Central Valley’s new medical school opens July 21 with 75 students
With its new pre-accreditation status in order, California Health Sciences University announced its grand opening for the Central Valley’s new medical school, the College of Osteopathic Medicine (COM), will be July 21 when instruction begins for its inaugural class of 75 medical students.
As the university finalizes preparations to open its new state-of-the-art, three-story medical school building located at 2500 Alluvial Avenue in Clovis, a virtual ribbon-cutting video will post at 11 a.m. June 30 and can be seen on CHSU’s social media platforms after that.
The university also announced recently that the college has met all standards and requirements for Pre-Accreditation status by the Commission on Osteopathic College Accreditation.
“Pre-Accreditation is a milestone achievement and the highest level awarded to COMs that have not yet graduated their first class,” said Dr. John Graneto, COM dean, in his accreditation announcement June 10. “We are encouraged by the diversity of the initial cohort and the representation by Central Valley students.”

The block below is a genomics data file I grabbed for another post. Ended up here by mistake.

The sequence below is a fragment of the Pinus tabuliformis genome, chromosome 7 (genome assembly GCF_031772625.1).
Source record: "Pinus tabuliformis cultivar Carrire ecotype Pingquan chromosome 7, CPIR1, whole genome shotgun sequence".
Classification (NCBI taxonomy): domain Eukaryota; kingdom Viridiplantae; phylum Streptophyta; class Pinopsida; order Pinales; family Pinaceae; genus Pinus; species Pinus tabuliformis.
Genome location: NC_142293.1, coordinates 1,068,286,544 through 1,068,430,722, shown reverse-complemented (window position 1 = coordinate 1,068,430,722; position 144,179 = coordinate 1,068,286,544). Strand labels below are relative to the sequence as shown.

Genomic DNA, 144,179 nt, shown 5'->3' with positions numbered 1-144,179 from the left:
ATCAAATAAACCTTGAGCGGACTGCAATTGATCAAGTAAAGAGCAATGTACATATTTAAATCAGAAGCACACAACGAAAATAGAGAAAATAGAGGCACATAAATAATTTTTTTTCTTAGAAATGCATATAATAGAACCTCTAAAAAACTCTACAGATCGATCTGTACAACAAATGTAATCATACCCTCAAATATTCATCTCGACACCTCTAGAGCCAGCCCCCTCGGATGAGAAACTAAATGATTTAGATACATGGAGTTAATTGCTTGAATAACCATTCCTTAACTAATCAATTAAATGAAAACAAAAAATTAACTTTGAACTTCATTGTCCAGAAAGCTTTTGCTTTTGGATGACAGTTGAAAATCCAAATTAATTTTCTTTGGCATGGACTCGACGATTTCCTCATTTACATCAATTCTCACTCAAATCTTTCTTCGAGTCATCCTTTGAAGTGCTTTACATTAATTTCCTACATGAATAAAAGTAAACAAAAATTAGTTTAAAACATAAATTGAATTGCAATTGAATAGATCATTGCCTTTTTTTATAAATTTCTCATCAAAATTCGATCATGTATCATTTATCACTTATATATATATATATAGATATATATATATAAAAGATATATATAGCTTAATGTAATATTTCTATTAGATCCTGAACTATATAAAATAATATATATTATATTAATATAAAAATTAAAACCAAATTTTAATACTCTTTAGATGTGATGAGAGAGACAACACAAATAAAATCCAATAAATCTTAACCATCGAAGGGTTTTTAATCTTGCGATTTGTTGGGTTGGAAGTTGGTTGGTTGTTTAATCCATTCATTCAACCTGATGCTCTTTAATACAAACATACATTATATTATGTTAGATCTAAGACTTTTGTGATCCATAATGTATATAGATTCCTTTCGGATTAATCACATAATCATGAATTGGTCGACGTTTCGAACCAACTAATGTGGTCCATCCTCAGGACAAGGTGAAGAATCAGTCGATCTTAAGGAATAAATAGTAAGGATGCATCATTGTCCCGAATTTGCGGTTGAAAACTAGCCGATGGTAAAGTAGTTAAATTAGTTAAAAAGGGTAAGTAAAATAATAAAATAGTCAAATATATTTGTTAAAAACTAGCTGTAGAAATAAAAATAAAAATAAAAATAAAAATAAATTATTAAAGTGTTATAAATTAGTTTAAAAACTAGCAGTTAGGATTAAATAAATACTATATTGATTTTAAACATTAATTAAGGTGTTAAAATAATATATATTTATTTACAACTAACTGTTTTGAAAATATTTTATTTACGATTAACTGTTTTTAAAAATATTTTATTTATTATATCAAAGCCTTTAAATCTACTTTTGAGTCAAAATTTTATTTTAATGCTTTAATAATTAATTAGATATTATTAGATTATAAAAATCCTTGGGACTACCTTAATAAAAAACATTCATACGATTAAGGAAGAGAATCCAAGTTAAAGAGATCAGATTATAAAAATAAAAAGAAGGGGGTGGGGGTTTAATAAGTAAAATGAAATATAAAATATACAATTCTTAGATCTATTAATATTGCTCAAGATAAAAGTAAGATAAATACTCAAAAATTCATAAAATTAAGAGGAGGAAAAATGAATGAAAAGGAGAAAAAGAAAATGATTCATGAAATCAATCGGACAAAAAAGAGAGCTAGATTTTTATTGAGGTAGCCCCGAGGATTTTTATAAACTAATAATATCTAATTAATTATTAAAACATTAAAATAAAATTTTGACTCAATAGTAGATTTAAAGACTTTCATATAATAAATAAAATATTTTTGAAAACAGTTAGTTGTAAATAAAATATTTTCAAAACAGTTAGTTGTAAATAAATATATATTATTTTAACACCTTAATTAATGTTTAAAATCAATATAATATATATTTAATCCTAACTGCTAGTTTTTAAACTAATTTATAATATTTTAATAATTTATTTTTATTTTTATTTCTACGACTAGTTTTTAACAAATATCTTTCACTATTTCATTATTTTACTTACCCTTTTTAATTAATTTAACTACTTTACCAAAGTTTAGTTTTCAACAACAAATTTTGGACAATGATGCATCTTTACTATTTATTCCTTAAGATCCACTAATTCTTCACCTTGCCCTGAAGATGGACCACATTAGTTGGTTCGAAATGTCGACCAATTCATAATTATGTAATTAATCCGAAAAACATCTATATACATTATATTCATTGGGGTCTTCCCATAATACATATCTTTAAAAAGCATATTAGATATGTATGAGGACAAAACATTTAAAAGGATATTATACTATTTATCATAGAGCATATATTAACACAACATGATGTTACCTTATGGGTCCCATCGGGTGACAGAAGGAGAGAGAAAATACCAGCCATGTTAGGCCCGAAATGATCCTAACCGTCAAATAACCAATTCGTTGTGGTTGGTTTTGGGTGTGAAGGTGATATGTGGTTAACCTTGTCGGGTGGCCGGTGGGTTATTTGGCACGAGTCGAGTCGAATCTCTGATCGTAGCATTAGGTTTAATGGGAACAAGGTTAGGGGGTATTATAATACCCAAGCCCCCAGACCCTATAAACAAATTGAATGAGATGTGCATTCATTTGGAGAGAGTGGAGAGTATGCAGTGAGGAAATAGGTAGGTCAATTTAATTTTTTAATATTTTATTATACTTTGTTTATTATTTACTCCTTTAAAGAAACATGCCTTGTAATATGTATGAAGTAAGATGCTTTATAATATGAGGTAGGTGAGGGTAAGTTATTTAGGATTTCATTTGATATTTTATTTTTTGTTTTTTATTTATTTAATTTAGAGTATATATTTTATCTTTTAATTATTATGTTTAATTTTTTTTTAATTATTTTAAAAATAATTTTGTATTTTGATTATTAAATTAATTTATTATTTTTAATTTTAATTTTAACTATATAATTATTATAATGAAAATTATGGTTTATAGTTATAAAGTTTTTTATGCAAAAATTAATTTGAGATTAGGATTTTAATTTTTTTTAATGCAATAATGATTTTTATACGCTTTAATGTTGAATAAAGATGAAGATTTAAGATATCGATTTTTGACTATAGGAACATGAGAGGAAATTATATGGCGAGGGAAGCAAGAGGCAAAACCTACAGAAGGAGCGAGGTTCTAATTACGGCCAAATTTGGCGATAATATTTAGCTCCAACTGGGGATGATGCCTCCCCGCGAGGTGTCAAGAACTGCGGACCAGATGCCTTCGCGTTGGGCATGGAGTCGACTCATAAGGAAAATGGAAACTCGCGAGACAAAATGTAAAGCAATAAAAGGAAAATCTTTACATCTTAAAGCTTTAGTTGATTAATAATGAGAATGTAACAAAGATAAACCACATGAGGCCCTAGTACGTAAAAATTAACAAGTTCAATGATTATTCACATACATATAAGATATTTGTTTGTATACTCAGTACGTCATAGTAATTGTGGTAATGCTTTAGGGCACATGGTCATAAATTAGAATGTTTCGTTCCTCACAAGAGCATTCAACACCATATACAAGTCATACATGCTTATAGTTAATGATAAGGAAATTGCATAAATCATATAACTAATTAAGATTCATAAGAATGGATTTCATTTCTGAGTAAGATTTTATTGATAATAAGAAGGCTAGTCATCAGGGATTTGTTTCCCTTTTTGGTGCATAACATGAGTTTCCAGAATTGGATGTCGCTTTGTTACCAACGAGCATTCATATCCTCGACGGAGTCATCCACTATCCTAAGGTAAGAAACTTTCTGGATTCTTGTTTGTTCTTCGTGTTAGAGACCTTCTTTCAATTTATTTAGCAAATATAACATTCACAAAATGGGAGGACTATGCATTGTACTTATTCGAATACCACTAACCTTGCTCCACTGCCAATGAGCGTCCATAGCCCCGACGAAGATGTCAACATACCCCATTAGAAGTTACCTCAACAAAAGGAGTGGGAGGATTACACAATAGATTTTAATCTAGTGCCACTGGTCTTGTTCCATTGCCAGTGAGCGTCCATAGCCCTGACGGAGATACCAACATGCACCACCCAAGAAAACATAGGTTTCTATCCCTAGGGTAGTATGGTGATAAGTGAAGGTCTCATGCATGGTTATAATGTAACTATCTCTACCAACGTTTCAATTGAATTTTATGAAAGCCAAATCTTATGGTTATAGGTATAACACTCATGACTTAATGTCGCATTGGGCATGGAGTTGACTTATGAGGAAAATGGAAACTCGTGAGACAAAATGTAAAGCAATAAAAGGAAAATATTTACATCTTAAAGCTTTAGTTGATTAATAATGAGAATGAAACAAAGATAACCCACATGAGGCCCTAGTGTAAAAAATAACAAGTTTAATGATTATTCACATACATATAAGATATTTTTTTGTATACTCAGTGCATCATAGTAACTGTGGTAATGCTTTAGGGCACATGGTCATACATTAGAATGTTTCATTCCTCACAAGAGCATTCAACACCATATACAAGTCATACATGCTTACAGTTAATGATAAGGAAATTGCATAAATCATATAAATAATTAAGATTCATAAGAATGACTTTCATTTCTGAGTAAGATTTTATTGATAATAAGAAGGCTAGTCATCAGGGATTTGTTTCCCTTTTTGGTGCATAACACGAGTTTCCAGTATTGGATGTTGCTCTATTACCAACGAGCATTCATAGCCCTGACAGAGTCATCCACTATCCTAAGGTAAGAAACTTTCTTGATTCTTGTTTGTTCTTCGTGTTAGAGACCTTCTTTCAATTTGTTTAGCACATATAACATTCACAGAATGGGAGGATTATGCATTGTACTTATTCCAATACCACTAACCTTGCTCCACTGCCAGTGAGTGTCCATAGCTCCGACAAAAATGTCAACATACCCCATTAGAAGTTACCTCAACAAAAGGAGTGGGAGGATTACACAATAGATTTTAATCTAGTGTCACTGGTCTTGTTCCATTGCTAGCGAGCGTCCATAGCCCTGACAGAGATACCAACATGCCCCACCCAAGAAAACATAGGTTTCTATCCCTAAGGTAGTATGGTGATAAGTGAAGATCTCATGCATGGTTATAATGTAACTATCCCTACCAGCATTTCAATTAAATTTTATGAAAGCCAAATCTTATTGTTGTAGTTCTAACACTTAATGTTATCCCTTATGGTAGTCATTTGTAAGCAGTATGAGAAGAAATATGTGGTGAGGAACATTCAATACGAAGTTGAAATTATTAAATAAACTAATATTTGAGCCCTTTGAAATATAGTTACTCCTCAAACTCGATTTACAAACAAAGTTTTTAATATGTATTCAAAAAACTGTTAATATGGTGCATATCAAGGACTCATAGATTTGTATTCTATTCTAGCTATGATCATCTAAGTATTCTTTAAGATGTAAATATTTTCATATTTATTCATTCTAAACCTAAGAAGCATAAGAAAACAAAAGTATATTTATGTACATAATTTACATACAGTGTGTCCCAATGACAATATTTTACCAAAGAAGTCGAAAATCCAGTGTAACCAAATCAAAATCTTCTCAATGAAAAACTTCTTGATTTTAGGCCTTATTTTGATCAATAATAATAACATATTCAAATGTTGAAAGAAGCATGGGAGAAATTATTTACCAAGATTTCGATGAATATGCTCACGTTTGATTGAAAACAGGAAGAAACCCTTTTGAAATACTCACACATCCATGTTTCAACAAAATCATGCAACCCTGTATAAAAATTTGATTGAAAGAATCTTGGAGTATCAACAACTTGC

Founded in 2012 and envisioned by the Assemi family, CHSU is addressing the shortage of healthcare providers in the Valley amidst statewide projections showing that California will need 8,800 more physicians by 2030 to serve healthcare needs.
“It’s gratifying to see California Health Sciences University fast-tracking its growth and trajectory toward becoming a nationally recognized institution and to help remedy this long-standing problem,” said Dr. John Welty, President Emeritus of Fresno State and chair of the CHSU Board of Trustees, when he wrote about the valley’s new medical school in several local newspapers recently.
Dr. Welty is also a founding member of CVHEC.
Dr. Graneto said 75 percent of the inaugural 2020 cohort are from California and 28 percent are local students from the Central Valley.
“Sixteen different languages are spoken by this diverse group of students, which is critical to help bridge the language barrier that many underserved populations experience when seeking health care,” Dr. Graneto said. “35 percent of the class speaks Spanish.”
In January, the CHSU-COM leadership, faculty and staff moved into the new facility following an expedited 18-month campus expansion project that was prepped and ready for students before the COVID-19 shelter in place orders were enacted.
CHSU opened the first pharmacy school in the Central Valley in 2014. Dr. Graneto also added that recruitment is now underway for the second cohort that will begin in fall 2021.
See video of the CHSU virtual ribbon-cutting June 30 at 11 a.m. on the university’s social media platforms.